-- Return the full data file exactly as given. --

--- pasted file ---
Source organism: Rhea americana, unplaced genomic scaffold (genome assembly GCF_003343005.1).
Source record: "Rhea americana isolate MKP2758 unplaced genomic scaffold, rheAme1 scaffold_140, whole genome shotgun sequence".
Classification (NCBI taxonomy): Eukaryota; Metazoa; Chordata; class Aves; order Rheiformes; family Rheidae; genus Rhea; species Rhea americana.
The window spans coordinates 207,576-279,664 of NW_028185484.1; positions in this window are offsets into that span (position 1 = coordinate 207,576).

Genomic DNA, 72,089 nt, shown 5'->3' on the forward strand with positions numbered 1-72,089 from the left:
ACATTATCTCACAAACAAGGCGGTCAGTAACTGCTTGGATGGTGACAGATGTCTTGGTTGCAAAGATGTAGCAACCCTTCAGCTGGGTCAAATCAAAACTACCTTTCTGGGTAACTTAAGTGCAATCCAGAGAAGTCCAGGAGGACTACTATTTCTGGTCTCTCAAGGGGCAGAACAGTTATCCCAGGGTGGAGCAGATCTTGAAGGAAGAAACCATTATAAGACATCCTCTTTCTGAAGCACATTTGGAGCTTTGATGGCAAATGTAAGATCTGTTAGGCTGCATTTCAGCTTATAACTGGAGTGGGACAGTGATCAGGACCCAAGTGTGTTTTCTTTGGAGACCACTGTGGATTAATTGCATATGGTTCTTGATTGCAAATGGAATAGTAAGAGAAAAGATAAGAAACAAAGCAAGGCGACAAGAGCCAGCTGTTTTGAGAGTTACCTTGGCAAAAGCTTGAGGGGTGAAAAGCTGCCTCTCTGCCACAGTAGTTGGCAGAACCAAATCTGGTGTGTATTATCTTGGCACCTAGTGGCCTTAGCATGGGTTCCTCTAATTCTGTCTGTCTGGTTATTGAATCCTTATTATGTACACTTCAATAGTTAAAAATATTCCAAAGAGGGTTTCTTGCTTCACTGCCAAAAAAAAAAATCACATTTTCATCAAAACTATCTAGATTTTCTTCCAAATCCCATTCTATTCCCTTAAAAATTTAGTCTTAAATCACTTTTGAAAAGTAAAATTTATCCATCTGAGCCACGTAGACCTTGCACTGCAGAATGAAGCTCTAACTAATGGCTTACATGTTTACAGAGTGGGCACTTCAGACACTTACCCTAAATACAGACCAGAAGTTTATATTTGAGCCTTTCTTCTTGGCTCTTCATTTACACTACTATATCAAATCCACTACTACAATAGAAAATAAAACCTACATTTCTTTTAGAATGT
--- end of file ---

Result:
Source organism: Rhea americana, unplaced genomic scaffold (genome assembly GCF_003343005.1).
Source record: "Rhea americana isolate MKP2758 unplaced genomic scaffold, rheAme1 scaffold_140, whole genome shotgun sequence".
Classification (NCBI taxonomy): Eukaryota; Metazoa; Chordata; class Aves; order Rheiformes; family Rheidae; genus Rhea; species Rhea americana.
The window spans coordinates 207,576-279,664 of NW_028185484.1; positions in this window are offsets into that span (position 1 = coordinate 207,576).

Genomic DNA, 72,089 nt, shown 5'->3' on the forward strand with positions numbered 1-72,089 from the left:
ACATTATCTCACAAACAAGGCGGTCAGTAACTGCTTGGATGGTGACAGATGTCTTGGTTGCAAAGATGTAGCAACCCTTCAGCTGGGTCAAATCAAAACTACCTTTCTGGGTAACTTAAGTGCAATCCAGAGAAGTCCAGGAGGACTACTATTTCTGGTCTCTCAAGGGGCAGAACAGTTATCCCAGGGTGGAGCAGATCTTGAAGGAAGAAACCATTATAAGACATCCTCTTTCTGAAGCACATTTGGAGCTTTGATGGCAAATGTAAGATCTGTTAGGCTGCATTTCAGCTTATAACTGGAGTGGGACAGTGATCAGGACCCAAGTGTGTTTTCTTTGGAGACCACTGTGGATTAATTGCATATGGTTCTTGATTGCAAATGGAATAGTAAGAGAAAAGATAAGAAACAAAGCAAGGCGACAAGAGCCAGCTGTTTTGAGAGTTACCTTGGCAAAAGCTTGAGGGGTGAAAAGCTGCCTCTCTGCCACAGTAGTTGGCAGAACCAAATCTGGTGTGTATTATCTTGGCACCTAGTGGCCTTAGCATGGGTTCCTCTAATTCTGTCTGTCTGGTTATTGAATCCTTATTATGTACACTTCAATAGTTAAAAATATTCCAAAGAGGGTTTCTTGCTTCACTGCCAAAAAAAAAAATCACATTTTCATCAAAACTATCTAGATTTTCTTCCAAATCCCATTCTATTCCCTTAAAAATTTAGTCTTAAATCACTTTTGAAAAGTAAAATTTATCCATCTGAGCCACGTAGACCTTGCACTGCAGAATGAAGCTCTAACTAATGGCTTACATGTTTACAGAGTGGGCACTTCAGACACTTACCCTAAATACAGACCAGAAGTTTATATTTGAGCCTTTCTTCTTGGCTCTTCATTTACACTACTATATCAAATCCACTACTACAATAGAAAATAAAACCTACATTTCTTTTAGAATGT